Alaska says no to Medicaid expansion

Gov. Sean Parnell, left, and Health and Human Services Commissioner William Streur appear at a news conference in Anchorage on Friday, Nov. 15, 2013. Parnell rejected calls to expand Medicaid in Alaska despite mounting pressure from health, advocacy and business organizations in the state. (AP Photo/Mark Thiessen)

Gov. Sean Parnell, left, and Health and Human Services Commissioner William Streur appear at a news conference in Anchorage on Friday, Nov. 15, 2013. Parnell rejected calls to expand Medicaid in Alaska despite mounting pressure from health, advocacy and business organizations in the state. (AP Photo/Mark Thiessen)

Alaska Gov. Sean Parnell (R) said Friday his state will not expand Medicaid under President Obama’s signature health-care law after a report estimated it would cost the state about $200 million over seven years.

“I believe a costly Medicaid expansion, especially on top of the broken Obamacare system, is a hot mess,” Parnell said at a news conference on Friday. “The bottom line is: Obamacare failed to launch, is failing to deliver on its promises, and remains in disarray. We simply cannot bail out this failed experiment by expanding Medicaid.”

Groups ranging from the Alaska Chamber of Commerce to the Alaska Federation of Natives and the Alaska Native Tribal Health Consortium had pushed Parnell to move toward expanding Medicaid. But Parnell, who is seeking reelection in 2014, won praise from state Republicans, who oppose expansion.

Expanding Medicaid in Alaska would have made about 40,000 residents with an income of 138 percent of the federal poverty level or less eligible for coverage. The federal government would have initially provided 100 percent of the costs of an expansion, dropping to 90 percent by 2020.

But the federal government would have covered more of the costs in Alaska than in other states, because the federal government covers 100 percent of the costs for Native Americans in Alaska, according to the Anchorage Daily News. About 17,000 of the 40,000 who would have been eligible under the expansion are Alaska Natives.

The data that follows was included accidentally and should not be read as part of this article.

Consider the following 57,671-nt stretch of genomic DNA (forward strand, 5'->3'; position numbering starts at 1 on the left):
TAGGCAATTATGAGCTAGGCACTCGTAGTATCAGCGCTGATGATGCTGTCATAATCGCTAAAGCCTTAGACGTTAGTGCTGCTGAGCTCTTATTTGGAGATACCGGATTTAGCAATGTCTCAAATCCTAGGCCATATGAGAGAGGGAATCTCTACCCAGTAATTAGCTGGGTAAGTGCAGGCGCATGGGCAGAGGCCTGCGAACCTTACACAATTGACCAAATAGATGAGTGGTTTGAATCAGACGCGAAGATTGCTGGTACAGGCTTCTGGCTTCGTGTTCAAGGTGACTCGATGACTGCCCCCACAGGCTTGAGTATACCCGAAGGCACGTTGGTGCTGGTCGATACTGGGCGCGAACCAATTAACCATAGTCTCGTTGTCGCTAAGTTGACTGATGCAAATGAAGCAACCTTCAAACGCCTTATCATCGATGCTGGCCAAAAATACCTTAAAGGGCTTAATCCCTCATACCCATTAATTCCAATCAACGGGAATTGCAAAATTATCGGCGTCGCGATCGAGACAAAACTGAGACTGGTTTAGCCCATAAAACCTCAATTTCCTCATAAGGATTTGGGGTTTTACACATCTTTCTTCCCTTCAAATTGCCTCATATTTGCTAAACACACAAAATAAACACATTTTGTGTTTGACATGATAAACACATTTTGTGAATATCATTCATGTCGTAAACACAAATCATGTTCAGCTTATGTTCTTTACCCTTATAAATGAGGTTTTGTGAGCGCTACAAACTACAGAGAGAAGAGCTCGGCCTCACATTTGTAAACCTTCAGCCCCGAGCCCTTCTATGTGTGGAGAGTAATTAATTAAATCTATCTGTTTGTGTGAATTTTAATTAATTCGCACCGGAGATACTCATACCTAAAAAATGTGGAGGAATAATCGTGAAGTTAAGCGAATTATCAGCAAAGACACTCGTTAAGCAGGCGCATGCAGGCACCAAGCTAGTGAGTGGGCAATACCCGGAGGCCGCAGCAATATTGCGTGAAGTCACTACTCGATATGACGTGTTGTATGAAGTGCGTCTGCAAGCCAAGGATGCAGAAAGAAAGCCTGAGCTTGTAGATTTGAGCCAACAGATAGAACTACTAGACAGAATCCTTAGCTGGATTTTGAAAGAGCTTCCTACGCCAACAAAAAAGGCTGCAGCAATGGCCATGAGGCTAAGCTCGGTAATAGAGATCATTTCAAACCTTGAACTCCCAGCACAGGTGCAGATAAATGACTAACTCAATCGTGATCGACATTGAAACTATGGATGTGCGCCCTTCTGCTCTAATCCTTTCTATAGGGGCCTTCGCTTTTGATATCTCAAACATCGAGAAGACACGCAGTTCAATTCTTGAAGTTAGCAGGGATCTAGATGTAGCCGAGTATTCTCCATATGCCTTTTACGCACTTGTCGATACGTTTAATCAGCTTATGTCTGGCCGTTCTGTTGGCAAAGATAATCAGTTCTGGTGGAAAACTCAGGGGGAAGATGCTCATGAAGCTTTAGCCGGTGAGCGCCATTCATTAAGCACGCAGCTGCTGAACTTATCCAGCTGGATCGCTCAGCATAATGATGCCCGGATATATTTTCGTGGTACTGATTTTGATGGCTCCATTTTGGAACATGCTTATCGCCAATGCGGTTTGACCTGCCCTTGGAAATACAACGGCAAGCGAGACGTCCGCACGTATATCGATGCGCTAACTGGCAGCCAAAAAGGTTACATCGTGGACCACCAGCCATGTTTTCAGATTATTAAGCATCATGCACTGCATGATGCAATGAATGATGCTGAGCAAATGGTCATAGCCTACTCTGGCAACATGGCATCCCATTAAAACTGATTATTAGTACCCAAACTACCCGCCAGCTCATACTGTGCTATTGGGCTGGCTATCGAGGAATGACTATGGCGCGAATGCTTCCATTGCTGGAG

The study, conducted by the Virginia-based Lewin Group, estimated the costs to Alaska would be dwarfed by the $2.9 billion in extra federal funding for Alaska. Costs to the state would be just 1.4 percent of total Medicaid costs between 2014 and 2020.

But Parnell said Medicaid is already his state’s largest expenditure. Medicaid covers about 140,000 Alaskans at a cost of about $1.5 billion per year. That cost is likely to increase to $2.5 billion per year by 2020 even without the expansion, Parnell said.

“What’s become clear is that Medicaid expansion is a bigger, more far-reaching decision than most appreciate,” Parnell said.

Despite opting against expanding the program, Alaska’s Medicaid spending will increase by between $11.1 million and $39.9 million over the next seven years, The Lewin Group study found. And about 20,000 residents living below the federal poverty limit would still be ineligible for coverage because they wouldn’t qualify for federal subsidies under the Affordable Care Act.

Parnell said he would create a state commission, the Alaska Medicaid Reform Advisory Group, to develop a plan to improve stability in Medicaid costs, increase efficiency and improve care. He also directed Alaska’s Health and Social Services Commissioner to report on the status of thousands of Alaskans who are eligible for Medicaid but who have not enrolled.

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